More people trafficked for labour than sex trade, says report

Salvation Army sign

More than 1,800 victims of human trafficking in England and Wales have received support from the Salvation Army since 2011, the charity has said.

It said 42% of cases last year involved forced labour, 38% sexual exploitation and 10% domestic servitude.

Forced labour cases grew at a faster rate last year than sexual exploitation for the first time, the charity said.

Ministers plan to force large firms to annually declare the action they take to keep supply chains slavery-free.

The measure is included in the Modern Slavery Bill, which is currently going through Parliament.

The Salvation Army won a government contract in 2011 to support trafficked people.

In a report, the charity said it had helped 540 women and 347 men between July 2012 and June 2014.

Anne Read, from the Salvation Army, said it was "deeply saddened" by the figures.

"Each individual story represents the life of someone who has had their trust broken, their liberty denied and who, in most cases, has been subjected to appalling treatment at the hands of their traffickers," she said.

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However, she praised authorities' renewed focus on the problem and the "collaborative working relationships across sectors".

BBC home affairs correspondent June Kelly said criminal gangs had turned trafficking into a "global growth industry".

She said the "secret nature" of the industry meant the number of victims could "never be known".

Many male victims who sought help last year had come from Eastern Europe, with 50 coming from Hungary, 48 from Romania and 47 from Lithuania, the Salvation Army said.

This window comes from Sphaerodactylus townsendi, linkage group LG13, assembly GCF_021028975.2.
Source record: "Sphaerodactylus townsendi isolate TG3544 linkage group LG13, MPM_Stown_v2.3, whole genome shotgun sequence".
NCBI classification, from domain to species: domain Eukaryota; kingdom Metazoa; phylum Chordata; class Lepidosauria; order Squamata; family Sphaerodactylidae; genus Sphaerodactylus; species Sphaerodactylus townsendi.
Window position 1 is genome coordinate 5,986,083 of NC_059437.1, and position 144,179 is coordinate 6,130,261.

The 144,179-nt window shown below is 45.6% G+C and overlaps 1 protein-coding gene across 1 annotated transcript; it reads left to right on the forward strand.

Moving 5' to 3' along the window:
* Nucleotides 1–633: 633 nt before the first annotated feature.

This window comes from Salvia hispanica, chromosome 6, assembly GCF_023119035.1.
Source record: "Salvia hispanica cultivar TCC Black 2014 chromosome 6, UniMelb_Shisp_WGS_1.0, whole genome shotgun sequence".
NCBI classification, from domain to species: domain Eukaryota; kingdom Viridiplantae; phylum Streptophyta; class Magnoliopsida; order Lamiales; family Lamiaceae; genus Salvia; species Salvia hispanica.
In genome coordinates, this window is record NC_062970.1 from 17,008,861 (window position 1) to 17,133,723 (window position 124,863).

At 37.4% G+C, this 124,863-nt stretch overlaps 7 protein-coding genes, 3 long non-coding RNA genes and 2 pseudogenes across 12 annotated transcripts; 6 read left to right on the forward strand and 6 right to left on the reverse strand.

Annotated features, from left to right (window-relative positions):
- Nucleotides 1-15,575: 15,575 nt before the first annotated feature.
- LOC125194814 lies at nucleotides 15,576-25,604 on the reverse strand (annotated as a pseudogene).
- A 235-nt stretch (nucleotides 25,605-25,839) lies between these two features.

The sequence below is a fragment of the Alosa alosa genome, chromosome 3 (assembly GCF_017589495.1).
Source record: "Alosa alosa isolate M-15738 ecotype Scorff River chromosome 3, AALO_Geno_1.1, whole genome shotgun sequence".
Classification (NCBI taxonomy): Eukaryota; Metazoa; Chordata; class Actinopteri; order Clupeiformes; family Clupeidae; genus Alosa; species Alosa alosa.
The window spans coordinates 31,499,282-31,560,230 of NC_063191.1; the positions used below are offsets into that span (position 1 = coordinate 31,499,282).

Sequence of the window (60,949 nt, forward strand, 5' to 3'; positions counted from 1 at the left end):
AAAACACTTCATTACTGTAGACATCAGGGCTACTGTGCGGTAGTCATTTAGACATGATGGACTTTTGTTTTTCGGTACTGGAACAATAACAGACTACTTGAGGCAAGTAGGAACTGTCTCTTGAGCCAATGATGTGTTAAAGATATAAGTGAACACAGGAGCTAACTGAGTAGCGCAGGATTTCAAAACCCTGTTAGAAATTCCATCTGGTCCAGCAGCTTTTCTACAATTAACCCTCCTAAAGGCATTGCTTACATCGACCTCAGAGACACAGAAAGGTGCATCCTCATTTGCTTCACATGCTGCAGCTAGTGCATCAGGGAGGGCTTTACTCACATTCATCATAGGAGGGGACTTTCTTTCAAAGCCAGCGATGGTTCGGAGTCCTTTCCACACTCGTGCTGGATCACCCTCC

Of the forced labour cases it has been involved in, almost 80% involved men. Our correspondent said the Salvation Army believed "male pride and a sense of shame" might have stopped some men from previously seeking help.

'The right thing'

The highest number of female victims (140) had come from Albania, followed by women from Nigeria (91).

Some 29 cases involved UK citizens last year, while London, England's south and south-east, and Yorkshire had high proportions of referrals.

Home Office Minister Karen Bradley said the figures underlined the need for action and said businesses must "play their part".

"Greater transparency will give customers, campaigners and shareholders the information they need to hold all big business to account while also supporting companies to do the right thing," she said.

The Salvation Army report comes after the National Crime Agency (NCA) last month said there had been a 22% increase in the number of suspected victims of trafficking between 2012 and 2013.

Investigators said the rise was partly down to better reporting, including an increase in the number of children feared to be victims of sexual exploitation gangs.

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